Childhood illness can still kill

November 14, 2007

Childhood illness can still kill

Kim van der Merwe

Despite the medical advances being made, children today still die of meningitis and pneumonia and this has highlighted the need for a parent advocacy group to profile how deadly these diseases can be.

Attention to meningococcal disease has arisen due to several recent epidemics, with the highest incidence rates in infants less than a year old. Also significantly at risk are any children under five years.

Bev Day, a mother who has lost a child, says the onset of the disease is sudden and often misdiagnosed. Within six hours we lost our child as a result of meniningococcal disease, after an initial diagnosis of chicken pox while on holiday.

Day stresses time is of the essence and the disease needs to be correctly diagnosed and speedily treated. My plea to all parents is that the new available vaccination is a must and of paramount importance, as prevention is better than cure and can definitely save lives.

Both diseases are caused by a common bacteria, when this bacteria invades the covering of the brain, it causes bacterial meningitis and when the lungs are invaded, pneumonia develops. The bacteria is normally found in the nasopharynx/throat, especially in children and is spread via the respiratory route, mainly from child to child and from child to adult.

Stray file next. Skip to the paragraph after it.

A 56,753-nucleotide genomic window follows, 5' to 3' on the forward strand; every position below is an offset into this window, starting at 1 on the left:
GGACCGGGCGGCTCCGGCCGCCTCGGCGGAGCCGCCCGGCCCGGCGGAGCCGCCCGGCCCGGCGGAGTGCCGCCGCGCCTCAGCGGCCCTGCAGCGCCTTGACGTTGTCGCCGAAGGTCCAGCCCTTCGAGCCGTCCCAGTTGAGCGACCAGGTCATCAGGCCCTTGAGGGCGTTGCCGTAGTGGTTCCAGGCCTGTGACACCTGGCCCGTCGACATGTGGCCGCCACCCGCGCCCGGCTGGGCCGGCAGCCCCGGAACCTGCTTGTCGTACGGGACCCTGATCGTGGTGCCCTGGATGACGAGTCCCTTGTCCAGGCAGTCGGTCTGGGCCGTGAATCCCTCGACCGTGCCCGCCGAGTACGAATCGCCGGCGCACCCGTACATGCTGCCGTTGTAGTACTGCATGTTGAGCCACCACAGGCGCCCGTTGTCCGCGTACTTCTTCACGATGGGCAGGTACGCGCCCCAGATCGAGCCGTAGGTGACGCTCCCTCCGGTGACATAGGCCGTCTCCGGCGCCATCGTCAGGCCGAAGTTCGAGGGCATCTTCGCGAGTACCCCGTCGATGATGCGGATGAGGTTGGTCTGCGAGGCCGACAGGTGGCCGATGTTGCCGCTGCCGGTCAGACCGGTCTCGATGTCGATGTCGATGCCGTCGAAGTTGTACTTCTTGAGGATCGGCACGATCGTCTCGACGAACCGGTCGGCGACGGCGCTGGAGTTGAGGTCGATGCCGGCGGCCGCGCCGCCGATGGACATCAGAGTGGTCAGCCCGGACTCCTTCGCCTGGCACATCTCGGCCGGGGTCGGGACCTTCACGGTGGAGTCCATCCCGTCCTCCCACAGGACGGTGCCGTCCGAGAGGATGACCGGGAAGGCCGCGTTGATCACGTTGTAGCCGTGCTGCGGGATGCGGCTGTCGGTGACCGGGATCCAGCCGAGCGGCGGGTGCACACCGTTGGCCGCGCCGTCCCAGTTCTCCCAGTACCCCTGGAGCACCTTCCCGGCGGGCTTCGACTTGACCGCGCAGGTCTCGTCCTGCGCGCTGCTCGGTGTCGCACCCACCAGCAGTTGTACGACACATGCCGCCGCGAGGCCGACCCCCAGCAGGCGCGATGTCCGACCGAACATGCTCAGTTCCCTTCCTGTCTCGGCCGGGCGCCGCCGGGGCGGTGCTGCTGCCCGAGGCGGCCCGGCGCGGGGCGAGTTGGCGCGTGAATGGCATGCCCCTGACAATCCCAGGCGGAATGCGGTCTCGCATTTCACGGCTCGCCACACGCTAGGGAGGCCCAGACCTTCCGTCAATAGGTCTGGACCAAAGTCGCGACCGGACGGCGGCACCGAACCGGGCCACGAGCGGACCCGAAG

What makes bacterial meningitis such a deadly disease is the severe side effects such as hearing loss, intellectual deficits, balance disturbances and paralysis.

Renee Niemann knows how important an early diagnosis is. Her son Boeta, survived meningitis but has been left physically handicapped, blind, unable to sit without help, paralysed on his left side and with permanent brain damage.

Niemann says the symptoms of meningitis can be difficult to diagnose, which is why Boeta’s condition wasn’t correctly diagnosed for a few days.

Initial signs of bacterial meningitis include fever, irritability, nausea, vomiting, diarrhoea, anorexia, headaches, confusion, back pain and neck stiffness. Seizures may occur in some children.

In infants the classic meningitis symptoms may be harder to detect, but inconsolable crying, irritability, lethargy and feeding problems should not be ignored.

Niemann says at first doctors though Boeta had a cold. He quickly developed a fever and we were assured it was only a cold which had turned into a middle-ear infection. By the time the correct diagnosis was made it was too late and Boeta’s brain had been irrevocably damaged.

In young infants the signs and symptoms of pneumonia may be subtle. In some cases, no respiratory symptoms are exhibited, with fever or severe abdominal pain with or without vomiting, being the only initial symptoms.

Signs and symptoms of pneumonia may include sudden onset of illness characterised by shaking chills, fever, shortness of breath or rapid breathing, chest pain that is worsened by breathing deeply and a productive cough.

Treatment should be started as soon as pneumonia is diagnosed or suspected, particularly in infants younger than one year of age since signs of pneumonia may be subtle and the disease can progress rapidly.

Both Day and Niemann believe a parent advocacy group is needed to provide support to parents and information to the public to prevent tragedies like theirs from happening.

Therefore anyone finding themselves in this position or wanting to join or support the start up of this parent advocacy group can contact Kim van der Merwe on 011 646 992 or via email on

[7 Nov 2007 14:30]

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